The UCSB Department Of Theater/Dance Presents BOYS LIKE US
UCSB's Department of Theater and Dance and B Scott Dance present Boys Like Us, a one-piece dance concert directed and choreographed by Brandon Whited. Performances are at 8 pm, Thursday through Saturday, October 24-26, 2019 in UCSB's Hatlen Theater. There will be a pre-show panel discussion Thursday, October 24, and a post-show Q&A Friday, October 25. The approximate runtime is 40 minutes.
Continuing a line of choreographic inquiry into the plurality and diversity of masculinities, and questions of gender, sexuality and identity more broadly, choreographer Brandon Whited opens the fall season of dance offerings at UCSB with Boys Like Us, an evening-length dance piece that reflects on the process of coming-of-age and 'coming out' as a gay/queer person. Now in his fourth year as an Assistant Professor of Dance, Prof. Whited continues to center his creative research on the experiences and representation of male/masculine dancers. Boys Like Us takes up this mantel, which resonates with the process of self-discovery, acceptance, and the desire for connection. Drawing from postmodern and contemporary aesthetics, the dance employs both stylized and pedestrian movement, improvisational structures and intimate physical interaction to reflect the human need for touch, the exploration of new and burgeoning sexual expression, and the process of forming and evolving identity.
Featuring Sergio Barrientos, Andrew Bauer, Guillermo Castro, Elijah Hahn-Smith, EzraNolan Spencer, and Colin Sneddon, this iteration of Boys Like Us is an expansion of an original duet version developed with Los Angeles-based dancers Sam Wentz and Ryan Walker Page. The duet premiered in the New Shoes series at Highways Performance Space in Santa Monica, August 2018. Within a summer laboratory framework, Prof. Whited worked with the six student dancers (two having just graduated this past May) to develop and expand the scope, length and complexity of the dance; engaging the performers to collaborate and reflect on their relationship to the work within both broad and personal perspectives. Whited considers themes of vulnerability, discovery, isolation, and the desire for connection that queer adolescent boys might feel as they come into their own. This work utilizes a collage-like musical score, episodic structure, multi-media and expert lighting design by Michael Klaers. Boys Like Us offers a glimpse into the personal, yet public, process of understanding and accepting oneself.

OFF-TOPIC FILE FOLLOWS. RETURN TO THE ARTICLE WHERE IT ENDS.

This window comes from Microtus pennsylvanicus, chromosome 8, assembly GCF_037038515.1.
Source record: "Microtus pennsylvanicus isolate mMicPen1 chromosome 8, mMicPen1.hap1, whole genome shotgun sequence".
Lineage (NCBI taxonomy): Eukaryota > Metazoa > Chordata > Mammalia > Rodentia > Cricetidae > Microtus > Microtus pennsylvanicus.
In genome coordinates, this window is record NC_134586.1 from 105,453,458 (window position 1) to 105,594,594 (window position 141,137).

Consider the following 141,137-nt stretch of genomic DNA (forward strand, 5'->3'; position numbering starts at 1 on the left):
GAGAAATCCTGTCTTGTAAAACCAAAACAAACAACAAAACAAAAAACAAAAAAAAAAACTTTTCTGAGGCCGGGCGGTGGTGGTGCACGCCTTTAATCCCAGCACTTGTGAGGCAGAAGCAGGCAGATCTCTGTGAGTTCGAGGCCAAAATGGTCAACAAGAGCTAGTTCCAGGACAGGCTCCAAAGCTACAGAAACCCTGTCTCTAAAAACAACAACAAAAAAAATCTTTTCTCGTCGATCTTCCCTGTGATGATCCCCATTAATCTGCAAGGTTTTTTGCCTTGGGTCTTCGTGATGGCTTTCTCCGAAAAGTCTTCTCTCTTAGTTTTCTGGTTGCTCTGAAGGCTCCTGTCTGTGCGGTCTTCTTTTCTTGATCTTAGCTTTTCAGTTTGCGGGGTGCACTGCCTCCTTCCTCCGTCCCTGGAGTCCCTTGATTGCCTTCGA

The inspiration for the dance began with Prof. Whited's memory of reading the eponymous book Boys Like Us: Gay Writers Tell Their Coming Out Stories (1996) when he was just fifteen and beginning to figure himself out. This volume of personal essays, edited by Patrick Merla, organizes the many authors' accounts of self-discovery and coming out in chronological order from 1949 through 1995. Featuring renowned authors such as Edmund White, Samuel R. Delaney, and Andrew Holleran (who span generations, represent multiple races, ethnicities and cultures, and hail from all corners of the United States) the collection builds a critical mass of understanding, personal liberation, and pride against the odds of religion, tradition, intolerance and even unabashed hatred.
Aligning significantly with the feminist rallying call, "the personal is political," Boys Like Us offers an honest, yet abstract look at how we develop relationships to others, and perhaps even more importantly, strengthening the relationships we have with ourselves.